Bourke Men’s Centre Project
The Men’s Centre will provide a dedicated space for local Aboriginal men and youth. A place to bring to life a vision of hope and healing, generating a positive ripple effect on their families and community.
The project will be delivered in Bourke in partnership with CatholicCare which has worked in the community for over 18 years. A dedicated men’s space with a Centre Coordinator who can coordinate volunteer activity is needed in the community. The project will focus on men who are disengaged or at risk of disengagement. This situation was recently described by an Aboriginal man: “ As an Aboriginal male myself who has dealt with his own trauma, I understand the barriers that are facing our men today; grief and loss, depression, domestic violence, sexual assault and incarceration are all traumas causing our men to turn to drugs and alcohol. Our youth are growing up without role models, and our disengaged men can’t break the cycle that is crippling them and the community around them.” By participating in a range of activities offered, the men will gain a sense of connection, build trust and feel safe to discuss issues impacting them and their families and engage in individual and group-based activities towards change and healing.
The Bourke Men’s Centre will operate weekly and be open for special events. The men will be given ownership of the content and schedule of the activities. The project aims to reach a minimum of 30% of the adult male population with 100 men directly benefiting. Another 250 women and children will be indirect beneficiaries.
The range of activities will include:
- Regular peer support groups
- Skill-focused wood or metal workshops
- Cultural didgeridoo and art workshops
- Behaviour-focused workshops e.g. Parenting Program, Men’s Behaviour Change program
- Men’s health education e.g. healthy eating, exercising
- Stress management techniques
- Embracing leadership roles e.g. mentoring younger men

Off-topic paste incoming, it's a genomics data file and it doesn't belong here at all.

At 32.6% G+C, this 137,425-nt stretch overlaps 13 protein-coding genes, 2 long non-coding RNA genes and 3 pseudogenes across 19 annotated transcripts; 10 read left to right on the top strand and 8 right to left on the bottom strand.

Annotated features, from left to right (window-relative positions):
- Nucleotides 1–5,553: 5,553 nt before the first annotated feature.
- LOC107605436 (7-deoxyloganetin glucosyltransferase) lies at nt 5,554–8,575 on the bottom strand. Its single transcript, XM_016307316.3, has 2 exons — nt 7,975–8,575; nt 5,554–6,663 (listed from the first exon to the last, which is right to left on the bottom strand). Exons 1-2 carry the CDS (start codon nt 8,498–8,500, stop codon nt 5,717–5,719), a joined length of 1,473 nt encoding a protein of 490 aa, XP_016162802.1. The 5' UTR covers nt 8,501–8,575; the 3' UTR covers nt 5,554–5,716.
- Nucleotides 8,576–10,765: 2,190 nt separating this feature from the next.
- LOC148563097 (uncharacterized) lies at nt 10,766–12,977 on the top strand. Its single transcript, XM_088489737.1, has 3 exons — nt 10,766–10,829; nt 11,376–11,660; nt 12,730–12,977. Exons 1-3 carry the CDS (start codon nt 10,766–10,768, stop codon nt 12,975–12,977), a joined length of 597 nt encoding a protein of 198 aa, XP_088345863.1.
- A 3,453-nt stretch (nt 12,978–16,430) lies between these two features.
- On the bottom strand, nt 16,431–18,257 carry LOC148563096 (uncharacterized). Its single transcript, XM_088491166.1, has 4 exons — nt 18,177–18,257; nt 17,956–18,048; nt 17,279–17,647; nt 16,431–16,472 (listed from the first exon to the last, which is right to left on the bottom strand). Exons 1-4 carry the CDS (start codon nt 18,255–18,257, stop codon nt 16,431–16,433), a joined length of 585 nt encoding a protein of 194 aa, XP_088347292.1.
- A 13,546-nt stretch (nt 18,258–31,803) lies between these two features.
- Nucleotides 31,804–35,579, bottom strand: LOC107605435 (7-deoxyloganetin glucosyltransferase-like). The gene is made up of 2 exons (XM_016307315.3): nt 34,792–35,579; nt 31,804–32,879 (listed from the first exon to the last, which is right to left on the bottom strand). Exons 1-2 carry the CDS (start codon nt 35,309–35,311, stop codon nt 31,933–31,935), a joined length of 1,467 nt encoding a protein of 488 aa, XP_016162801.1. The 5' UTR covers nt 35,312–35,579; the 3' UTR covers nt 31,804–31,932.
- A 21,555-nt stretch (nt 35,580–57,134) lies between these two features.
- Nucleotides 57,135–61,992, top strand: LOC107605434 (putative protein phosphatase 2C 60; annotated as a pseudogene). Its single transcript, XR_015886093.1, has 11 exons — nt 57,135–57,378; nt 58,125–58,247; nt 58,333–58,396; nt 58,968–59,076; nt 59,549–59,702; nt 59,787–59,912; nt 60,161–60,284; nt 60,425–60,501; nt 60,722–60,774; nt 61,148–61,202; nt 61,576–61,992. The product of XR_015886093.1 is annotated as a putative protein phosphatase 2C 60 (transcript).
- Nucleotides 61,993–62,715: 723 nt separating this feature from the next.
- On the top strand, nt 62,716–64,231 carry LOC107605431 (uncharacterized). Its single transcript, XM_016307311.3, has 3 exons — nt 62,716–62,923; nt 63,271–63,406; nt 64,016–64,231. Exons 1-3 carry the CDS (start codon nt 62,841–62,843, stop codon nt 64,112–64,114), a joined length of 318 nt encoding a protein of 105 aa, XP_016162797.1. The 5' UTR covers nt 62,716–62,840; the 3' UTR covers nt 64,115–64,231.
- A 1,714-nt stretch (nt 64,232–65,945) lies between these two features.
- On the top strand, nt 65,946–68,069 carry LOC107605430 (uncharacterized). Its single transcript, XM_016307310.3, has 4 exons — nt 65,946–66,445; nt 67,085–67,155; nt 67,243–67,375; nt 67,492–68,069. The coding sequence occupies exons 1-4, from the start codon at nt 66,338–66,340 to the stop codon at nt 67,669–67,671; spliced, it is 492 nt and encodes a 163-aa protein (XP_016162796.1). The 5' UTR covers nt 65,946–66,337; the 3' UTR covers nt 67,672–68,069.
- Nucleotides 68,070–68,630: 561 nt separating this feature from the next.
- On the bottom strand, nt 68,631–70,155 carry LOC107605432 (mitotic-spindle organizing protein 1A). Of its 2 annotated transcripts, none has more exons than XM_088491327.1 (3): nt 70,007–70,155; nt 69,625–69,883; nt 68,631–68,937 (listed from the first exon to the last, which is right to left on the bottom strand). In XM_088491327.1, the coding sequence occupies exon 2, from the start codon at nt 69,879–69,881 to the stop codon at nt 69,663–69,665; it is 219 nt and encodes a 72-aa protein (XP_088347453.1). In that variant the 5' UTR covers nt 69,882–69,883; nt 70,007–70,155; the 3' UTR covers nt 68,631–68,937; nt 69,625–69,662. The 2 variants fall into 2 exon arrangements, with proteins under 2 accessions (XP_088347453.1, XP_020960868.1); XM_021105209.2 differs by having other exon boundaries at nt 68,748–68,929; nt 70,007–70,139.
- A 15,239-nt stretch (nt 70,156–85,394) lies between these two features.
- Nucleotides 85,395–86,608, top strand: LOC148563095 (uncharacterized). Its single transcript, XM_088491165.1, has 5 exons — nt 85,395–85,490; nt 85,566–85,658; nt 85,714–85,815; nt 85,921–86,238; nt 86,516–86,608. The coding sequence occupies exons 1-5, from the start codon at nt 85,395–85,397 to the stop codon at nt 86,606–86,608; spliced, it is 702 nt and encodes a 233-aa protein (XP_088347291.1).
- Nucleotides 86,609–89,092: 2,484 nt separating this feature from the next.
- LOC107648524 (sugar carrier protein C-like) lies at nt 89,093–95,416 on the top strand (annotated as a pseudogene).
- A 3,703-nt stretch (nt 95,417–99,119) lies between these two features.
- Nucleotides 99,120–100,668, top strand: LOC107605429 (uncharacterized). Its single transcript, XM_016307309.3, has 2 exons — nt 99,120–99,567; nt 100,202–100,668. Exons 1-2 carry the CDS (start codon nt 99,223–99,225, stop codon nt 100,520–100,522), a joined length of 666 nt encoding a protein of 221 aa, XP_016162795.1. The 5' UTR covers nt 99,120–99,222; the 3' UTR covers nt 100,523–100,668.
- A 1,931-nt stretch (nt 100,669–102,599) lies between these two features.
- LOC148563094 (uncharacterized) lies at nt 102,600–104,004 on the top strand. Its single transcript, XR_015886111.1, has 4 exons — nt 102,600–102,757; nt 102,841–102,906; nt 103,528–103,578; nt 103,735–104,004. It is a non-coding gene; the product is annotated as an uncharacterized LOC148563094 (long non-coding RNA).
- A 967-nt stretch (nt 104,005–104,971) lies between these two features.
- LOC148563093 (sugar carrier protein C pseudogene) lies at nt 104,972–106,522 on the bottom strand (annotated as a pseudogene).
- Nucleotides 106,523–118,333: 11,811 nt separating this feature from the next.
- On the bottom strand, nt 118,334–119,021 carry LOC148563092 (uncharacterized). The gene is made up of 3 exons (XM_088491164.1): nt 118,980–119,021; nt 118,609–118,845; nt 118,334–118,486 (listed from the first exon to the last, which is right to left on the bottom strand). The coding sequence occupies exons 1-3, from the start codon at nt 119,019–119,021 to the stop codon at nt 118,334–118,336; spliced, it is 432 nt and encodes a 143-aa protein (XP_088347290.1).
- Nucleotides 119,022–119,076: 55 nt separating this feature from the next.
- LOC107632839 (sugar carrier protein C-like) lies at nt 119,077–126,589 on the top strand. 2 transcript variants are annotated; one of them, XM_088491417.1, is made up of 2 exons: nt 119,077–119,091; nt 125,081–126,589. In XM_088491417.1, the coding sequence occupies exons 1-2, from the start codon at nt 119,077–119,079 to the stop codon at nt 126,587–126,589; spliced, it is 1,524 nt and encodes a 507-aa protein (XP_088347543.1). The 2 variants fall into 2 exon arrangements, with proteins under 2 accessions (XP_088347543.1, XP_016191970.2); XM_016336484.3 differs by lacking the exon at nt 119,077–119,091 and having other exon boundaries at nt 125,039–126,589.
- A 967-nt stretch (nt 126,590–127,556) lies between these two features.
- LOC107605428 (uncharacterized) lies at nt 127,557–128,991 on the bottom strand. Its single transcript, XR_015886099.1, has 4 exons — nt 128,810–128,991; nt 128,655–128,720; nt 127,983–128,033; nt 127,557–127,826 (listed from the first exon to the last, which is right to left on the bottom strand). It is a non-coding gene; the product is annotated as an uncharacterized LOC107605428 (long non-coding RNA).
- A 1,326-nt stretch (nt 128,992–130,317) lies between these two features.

- Celebrations e.g. corroborees
Eliminating Forced Marriage with Education
The project aims to combat human trafficking, specifically in the form of forced marriage, by implementing education and prevention strategies, which uphold the human rights of all people and give support to those impacted.
ACRATH (Australian Catholic Religious Against Trafficking in Humans) finds that many young women and girls face forced marriage without knowing it is illegal in Australia. Discovering it is a crime, they are unsure of how to exercise their legal rights and they frequently face homelessness and social isolation. Leaders of communities are often unaware of the legislation, reporting procedures and available support. The evidence highlights the urgent need to expand the work of ACRATH and employ an Educator to continue raising awareness and providing support to teachers and leaders in Australia.
Meri, aged 18, looked forward to a short holiday with her uncle and his family in her country of birth. When she arrived overseas her passport and mobile phone were removed. Meri was kept in a compound for months with no contact with family in Australia. Meri was told to marry a man in his sixties who was an associate of her uncle. Terrified, she quietly contacted friends via the internet, who engaged the assistance of her Australian school teachers who had been trained by ACRATH. The school staff knew from their ACRATH training what to do and liaised with the Australian Federal Police to organise Meri’s escape and safe return to Australia.
- Employ an Educator
- Present the curriculum resource ‘My Rights – My Future: forced marriage’ to 40 schools identified as vulnerable to risk of forced marriage.
- Provide outreach to students, school leadership, counselling staff, teachers and entire school communities.
- Train priests, ministers of religion and marriage celebrants to detect and respond.
- Inform Government of the need for support and long-term accommodation.
- Record incidents of suspected, planned and forced marriage which contribute to a compelling case to advocate to government for systems change.
* Please note – Meri’s name has been changed to ensure her anonymity.
Join us today in helping children to reach their potential and unlock poverty.
View other MWIA projects
In Peru, the Loreto Sisters have worked and lived in Jicamarca, Peru for over 15 years. In partnership with the Jesuits and the local community, the Sisters established a primary and secondary school. Tailoring workshops have now also been established, encouraging women to gain employment and start their own business.
The Loreto Mission in Rumbek, South Sudan has assisted the Maker Keui community through the provision of education, health and employment. This project will improve the standards of personal hygiene of 1477 primary and secondary school students and young women studying in Loreto Schools, Rumbek.
MWIA currently supports two Educational Scholarships and the Children’s Rural Library Program in Vietnam. Ensuring students have the resources and support to complete tertiary education is an important step to creating brighter futures. MWIA is proud of its commitment to the Scholarships which helps young female students attend university.